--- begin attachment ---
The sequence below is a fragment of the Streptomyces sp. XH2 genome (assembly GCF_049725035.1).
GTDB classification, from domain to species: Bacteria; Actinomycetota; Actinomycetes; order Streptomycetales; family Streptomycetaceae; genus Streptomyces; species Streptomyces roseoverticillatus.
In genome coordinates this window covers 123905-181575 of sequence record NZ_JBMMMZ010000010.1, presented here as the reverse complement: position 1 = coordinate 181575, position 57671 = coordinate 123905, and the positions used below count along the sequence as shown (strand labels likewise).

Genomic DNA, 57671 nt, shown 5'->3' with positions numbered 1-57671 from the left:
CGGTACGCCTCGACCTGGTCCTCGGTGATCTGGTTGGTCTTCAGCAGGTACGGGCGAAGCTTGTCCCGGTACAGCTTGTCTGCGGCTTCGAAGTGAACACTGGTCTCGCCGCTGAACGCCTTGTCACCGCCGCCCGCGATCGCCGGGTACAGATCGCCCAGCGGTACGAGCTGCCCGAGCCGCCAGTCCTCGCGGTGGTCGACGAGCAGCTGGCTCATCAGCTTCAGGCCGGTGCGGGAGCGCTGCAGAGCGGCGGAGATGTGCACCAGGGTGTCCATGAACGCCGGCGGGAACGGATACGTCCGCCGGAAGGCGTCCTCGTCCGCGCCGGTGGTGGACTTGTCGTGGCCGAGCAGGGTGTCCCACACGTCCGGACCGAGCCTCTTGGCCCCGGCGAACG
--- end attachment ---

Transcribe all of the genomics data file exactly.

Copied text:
The sequence below is a fragment of the Streptomyces sp. XH2 genome (assembly GCF_049725035.1).
GTDB classification, from domain to species: Bacteria; Actinomycetota; Actinomycetes; order Streptomycetales; family Streptomycetaceae; genus Streptomyces; species Streptomyces roseoverticillatus.
In genome coordinates this window covers 123905-181575 of sequence record NZ_JBMMMZ010000010.1, presented here as the reverse complement: position 1 = coordinate 181575, position 57671 = coordinate 123905, and the positions used below count along the sequence as shown (strand labels likewise).

Genomic DNA, 57671 nt, shown 5'->3' with positions numbered 1-57671 from the left:
CGGTACGCCTCGACCTGGTCCTCGGTGATCTGGTTGGTCTTCAGCAGGTACGGGCGAAGCTTGTCCCGGTACAGCTTGTCTGCGGCTTCGAAGTGAACACTGGTCTCGCCGCTGAACGCCTTGTCACCGCCGCCCGCGATCGCCGGGTACAGATCGCCCAGCGGTACGAGCTGCCCGAGCCGCCAGTCCTCGCGGTGGTCGACGAGCAGCTGGCTCATCAGCTTCAGGCCGGTGCGGGAGCGCTGCAGAGCGGCGGAGATGTGCACCAGGGTGTCCATGAACGCCGGCGGGAACGGATACGTCCGCCGGAAGGCGTCCTCGTCCGCGCCGGTGGTGGACTTGTCGTGGCCGAGCAGGGTGTCCCACACGTCCGGACCGAGCCTCTTGGCCCCGGCGAACG